developed from radiating lamellae getting twinned on the parent ellipsoidal
lamella (c. f. Fig. 9).
Fig. 22.
Electron micrograph (enlargement: 16500;cryst.temp.:
150 "C ; cone. of solution :
3.2 yo).
The electron micrograph study on the PAN crystals grown a t various temperatures and concentrations suggests that single layer crystals of strictly
controlled habit can be obtained by employing the film formation method of
crystallization. Another important significance is that any randomly selected
crystal has a very high probability of being representative of the whole preparation. It should also be noted that the crystals grown a t any condition have
same shape and approximately same size and they represent the same stage of
growth of that particular condition. This advantage of crystal grown by FFM
can be used for understanding crystal growth and effect of various parameters
on growth habit.
Simplest single-layer twins of PAN and other polymers can be grown merely
by changing either concentration or temperature. This is difficult with other
methods. Controlled multilayer habit can also be grown on such twinned crystals, which many times help for understanding the orientation of parent
crystal. Hence it should be mentioned that this method is quite appropriate
to studying the various types of twinned crystals.
If crystals are to be grown from dilute solutions of PAN in propylene carbonate by conventional method it takes several days, but using F F M crystals
can be grown within a considerable short period. Thus, studies on PAN and
other polymers revealed that this method is simpler and more rapid than other
methods employed for crystal growing and results are quite reproducible.
The crystals grown by F F M on glass-slide have been used for studying the
surface topology of various growth features like hedrites and spherulites using
Morphology of Polyaerylonitrile
interferometric study. Since crystals are representative, any change can be
directly related to crystallization conditions prevailing a t that instant. Using
any conventional method it was not possible to study the isothermal crystallization of polymers above turbidity temperature. But F F M successfully helped to grow crystals above turbidity temperature. This extended the range of
studying the effect of temperature on various growth features.
As indicated previously, the habit and size of growth feature can be controlled by this method. I n case of PAN it is also seen that two dimensional
single layer crystals can be grown in a wide range of temperature. Hence the
single crystals grown by this method can be used for kinetic studies.
Studies on the morphology of PAN and other polymers revealed that feature
like single crystals, twin crystals, hedrites and spherulites can be successfully
grown by changing concentration or temperature by this method. Different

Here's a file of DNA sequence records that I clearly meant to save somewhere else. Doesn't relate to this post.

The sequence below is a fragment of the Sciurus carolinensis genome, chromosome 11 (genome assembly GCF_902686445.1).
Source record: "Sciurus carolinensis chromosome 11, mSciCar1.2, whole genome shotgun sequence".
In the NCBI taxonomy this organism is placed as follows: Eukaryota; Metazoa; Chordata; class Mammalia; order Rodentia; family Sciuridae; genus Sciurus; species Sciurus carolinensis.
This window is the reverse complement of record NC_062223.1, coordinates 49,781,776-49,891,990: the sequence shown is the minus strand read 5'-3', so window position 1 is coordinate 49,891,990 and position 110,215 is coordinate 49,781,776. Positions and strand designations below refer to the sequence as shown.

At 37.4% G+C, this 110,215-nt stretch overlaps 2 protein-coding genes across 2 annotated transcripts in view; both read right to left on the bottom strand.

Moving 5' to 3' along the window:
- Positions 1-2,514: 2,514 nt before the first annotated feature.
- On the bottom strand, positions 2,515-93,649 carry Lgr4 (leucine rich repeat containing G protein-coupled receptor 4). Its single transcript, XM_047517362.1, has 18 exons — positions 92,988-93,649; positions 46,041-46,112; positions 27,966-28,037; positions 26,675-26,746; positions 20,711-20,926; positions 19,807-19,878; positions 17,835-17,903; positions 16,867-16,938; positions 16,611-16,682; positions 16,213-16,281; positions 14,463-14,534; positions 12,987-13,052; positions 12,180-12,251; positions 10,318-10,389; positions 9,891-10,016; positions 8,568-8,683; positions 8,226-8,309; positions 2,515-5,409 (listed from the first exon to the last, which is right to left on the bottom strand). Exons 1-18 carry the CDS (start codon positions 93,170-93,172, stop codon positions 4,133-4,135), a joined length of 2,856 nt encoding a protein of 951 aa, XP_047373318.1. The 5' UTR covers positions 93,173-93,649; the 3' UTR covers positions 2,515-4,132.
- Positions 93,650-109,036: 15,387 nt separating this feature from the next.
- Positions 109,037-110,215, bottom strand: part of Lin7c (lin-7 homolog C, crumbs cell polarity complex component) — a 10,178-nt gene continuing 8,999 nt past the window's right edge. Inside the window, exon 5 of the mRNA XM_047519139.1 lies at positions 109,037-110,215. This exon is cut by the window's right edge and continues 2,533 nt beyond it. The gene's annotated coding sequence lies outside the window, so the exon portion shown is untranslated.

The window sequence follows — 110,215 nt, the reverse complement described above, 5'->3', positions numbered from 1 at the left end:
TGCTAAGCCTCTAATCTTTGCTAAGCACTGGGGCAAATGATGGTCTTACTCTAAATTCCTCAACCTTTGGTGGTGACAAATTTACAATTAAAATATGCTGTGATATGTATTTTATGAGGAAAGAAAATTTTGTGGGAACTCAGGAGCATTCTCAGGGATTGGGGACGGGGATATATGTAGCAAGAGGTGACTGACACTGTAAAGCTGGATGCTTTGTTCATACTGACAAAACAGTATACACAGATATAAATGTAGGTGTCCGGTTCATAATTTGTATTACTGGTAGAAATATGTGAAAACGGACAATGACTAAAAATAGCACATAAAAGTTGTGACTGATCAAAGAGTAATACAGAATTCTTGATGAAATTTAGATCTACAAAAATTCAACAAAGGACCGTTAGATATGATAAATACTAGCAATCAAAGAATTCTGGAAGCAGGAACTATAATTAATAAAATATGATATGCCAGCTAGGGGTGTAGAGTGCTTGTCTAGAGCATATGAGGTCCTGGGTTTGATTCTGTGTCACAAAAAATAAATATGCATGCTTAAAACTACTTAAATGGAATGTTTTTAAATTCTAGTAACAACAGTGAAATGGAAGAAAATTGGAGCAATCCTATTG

sta,ges of growth of all morphological forms obtained, employing the film formation technique enables one (i)to propose a probable growth mechanism for
those forms and (ii)to find out the relationship amongst them.
Previous studies59 69 7 indicated that distinct single crystals of PAN could
not be easily grown in a wide range of temperature from dilute solution. The
highest practical crystallization temperature for this polymer has been reported to be 125°C. Present study revealed that well defined single crystals can
be grown in a wide range of temperature (105 to 160°C) from dilute solution.
It is also possible to extend the range of both the concentration and the temperature for observation of single layer crystal with the present technique of
crystal growing.
Studies on effect of concentration revealed that crystals get thickened by
spiral growth mechanism and ultimately form hedrites. The concentration
range > 2.5 yo yielded spherulites from sheaf and hedrite on crystallization
of PAN. Hence it can be concluded that concentration of polymer has definite
effect on the growth features.
The authors are grateful to Prof. A. R. PATEL,Physics Department, for
providing microscopic facilities, and to Dr. C. K. PATEL,Dr. S. M. PATEL
for their help and valuable suggestions throughout the progress of the work. One of us (R. M. G . ) is grateful to U. G. C. for financial
and C. EYRAUD,
C. R. Acad. Sci. 251
(1960) 2174.
and W. 0. STATTON,
J. Polym. Sci. 55 (1961)
Atti Accad. Naz. Lincei, Cl. Sci. Fis.,
Mat. Natur., Rend. 25 (1958) 3.
Vysokomol. Soedin. 2 (1960) 1635.
J. Polym. Sci. 62 (1962) 145.
and V. F. HOLLAND,
J. Polym. Sci.A 3 (1965) 479.
7 R. CHIANG,J. Polym. Sci. A 3 (1965) 2019.
and P. H. GEIL,J. Polym. Sci. A-2 6 (1968) 1381.
and R. D. PATEL,
J. Polym. Sci. A-2 8 (1970) 47.
J. Polym. Sci. 3 1 (1958) 242.
11 P. H.GEIL, Polymer Single Crystals, Interscience Publishers, a division of
John Wiley and Sons, h e . , New York 1963, p. 150.
and A. KELLER,J. Macromol. Sci. Phys. B 2 (1968) 337.
J. Res.Nat. Bur. Stand. Sect. A 64
(1960) 73.
and J. J. WEEKS,J. Res. Nat. Bur. Stand. Sect. A 66 (1962)
F. P. PRICE,J. Polym. Sci. 42 (1960) 49.
and M. TOSI,Proc. Roy. SOC.(London), Ser. A 263 (1961) 323.
J. Amer. Chem. SOC.84 (1962) 2857.